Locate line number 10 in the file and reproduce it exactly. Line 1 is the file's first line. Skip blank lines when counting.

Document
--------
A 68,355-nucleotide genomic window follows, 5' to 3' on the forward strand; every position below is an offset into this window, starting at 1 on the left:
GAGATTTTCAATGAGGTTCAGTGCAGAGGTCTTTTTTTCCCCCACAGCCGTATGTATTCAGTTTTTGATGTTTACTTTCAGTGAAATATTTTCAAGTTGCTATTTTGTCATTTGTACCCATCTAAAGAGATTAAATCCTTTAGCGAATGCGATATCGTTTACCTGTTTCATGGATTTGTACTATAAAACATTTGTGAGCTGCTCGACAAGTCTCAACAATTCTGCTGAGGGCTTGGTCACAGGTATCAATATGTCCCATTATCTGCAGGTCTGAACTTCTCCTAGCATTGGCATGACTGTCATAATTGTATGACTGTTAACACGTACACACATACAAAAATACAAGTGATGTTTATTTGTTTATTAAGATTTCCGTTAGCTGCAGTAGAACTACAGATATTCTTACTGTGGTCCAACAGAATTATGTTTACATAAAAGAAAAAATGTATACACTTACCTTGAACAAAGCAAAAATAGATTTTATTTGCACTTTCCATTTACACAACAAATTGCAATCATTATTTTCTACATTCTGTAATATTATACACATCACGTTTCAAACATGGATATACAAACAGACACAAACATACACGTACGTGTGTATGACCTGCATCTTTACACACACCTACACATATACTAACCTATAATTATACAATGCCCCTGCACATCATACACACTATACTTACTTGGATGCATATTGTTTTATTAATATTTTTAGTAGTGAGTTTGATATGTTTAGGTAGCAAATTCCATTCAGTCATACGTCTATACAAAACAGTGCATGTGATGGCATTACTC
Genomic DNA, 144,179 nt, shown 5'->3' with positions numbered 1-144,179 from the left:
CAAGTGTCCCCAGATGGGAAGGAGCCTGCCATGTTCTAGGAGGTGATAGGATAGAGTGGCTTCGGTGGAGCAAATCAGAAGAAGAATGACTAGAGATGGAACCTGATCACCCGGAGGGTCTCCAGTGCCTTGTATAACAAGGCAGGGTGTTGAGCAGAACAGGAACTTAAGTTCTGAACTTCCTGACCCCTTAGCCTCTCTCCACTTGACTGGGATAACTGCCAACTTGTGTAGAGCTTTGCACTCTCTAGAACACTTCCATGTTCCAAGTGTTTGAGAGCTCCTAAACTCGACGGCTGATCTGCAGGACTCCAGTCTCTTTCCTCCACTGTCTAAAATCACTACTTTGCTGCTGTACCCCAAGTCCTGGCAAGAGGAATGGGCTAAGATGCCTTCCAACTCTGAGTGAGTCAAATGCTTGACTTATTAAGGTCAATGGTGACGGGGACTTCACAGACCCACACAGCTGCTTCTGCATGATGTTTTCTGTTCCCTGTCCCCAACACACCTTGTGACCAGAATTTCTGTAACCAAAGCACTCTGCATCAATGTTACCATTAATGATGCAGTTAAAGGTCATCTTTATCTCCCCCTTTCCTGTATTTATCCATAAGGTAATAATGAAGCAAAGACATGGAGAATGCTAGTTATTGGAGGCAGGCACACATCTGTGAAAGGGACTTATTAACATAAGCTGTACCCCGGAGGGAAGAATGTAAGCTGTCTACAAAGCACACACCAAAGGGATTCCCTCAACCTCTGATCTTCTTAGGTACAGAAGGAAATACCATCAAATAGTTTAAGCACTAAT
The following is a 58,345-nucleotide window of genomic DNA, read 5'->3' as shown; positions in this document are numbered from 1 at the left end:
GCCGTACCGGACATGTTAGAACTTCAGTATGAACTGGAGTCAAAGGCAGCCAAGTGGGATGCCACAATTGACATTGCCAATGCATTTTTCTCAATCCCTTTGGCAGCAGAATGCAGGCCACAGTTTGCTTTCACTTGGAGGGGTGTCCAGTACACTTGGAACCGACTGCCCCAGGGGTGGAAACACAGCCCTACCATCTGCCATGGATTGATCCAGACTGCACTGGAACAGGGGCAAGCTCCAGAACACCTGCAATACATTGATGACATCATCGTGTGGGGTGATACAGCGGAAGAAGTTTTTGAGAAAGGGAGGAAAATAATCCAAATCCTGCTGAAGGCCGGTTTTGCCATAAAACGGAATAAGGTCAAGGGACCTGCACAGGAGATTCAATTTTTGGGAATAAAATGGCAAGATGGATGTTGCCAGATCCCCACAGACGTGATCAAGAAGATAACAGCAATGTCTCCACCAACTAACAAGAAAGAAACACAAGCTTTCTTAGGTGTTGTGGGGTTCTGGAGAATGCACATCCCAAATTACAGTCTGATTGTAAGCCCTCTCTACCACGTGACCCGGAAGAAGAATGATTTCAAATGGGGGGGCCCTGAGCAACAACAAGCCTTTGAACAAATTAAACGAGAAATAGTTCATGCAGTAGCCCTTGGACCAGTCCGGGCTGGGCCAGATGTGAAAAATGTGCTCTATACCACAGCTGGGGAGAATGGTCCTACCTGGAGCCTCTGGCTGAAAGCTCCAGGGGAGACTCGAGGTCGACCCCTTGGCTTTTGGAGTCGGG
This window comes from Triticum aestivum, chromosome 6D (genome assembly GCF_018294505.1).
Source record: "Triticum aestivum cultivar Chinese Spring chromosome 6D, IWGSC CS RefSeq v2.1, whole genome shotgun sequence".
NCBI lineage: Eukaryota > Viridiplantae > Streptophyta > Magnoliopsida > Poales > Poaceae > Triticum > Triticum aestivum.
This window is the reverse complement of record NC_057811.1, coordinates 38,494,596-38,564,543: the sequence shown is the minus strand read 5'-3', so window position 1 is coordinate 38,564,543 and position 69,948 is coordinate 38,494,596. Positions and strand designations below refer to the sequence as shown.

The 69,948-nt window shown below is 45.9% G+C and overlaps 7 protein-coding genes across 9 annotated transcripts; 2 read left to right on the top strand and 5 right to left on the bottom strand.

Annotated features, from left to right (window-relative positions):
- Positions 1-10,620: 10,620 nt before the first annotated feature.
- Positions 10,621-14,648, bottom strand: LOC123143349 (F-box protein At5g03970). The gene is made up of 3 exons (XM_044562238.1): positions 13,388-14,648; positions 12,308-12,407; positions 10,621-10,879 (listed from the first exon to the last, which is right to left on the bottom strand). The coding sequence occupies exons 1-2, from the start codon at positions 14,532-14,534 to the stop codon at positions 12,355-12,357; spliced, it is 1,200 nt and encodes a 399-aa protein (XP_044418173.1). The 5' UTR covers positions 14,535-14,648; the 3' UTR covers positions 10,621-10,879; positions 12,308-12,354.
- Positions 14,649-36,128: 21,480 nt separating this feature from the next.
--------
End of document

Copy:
This window is the reverse complement of record NC_057811.1, coordinates 38,494,596-38,564,543: the sequence shown is the minus strand read 5'-3', so window position 1 is coordinate 38,564,543 and position 69,948 is coordinate 38,494,596. Positions and strand designations below refer to the sequence as shown.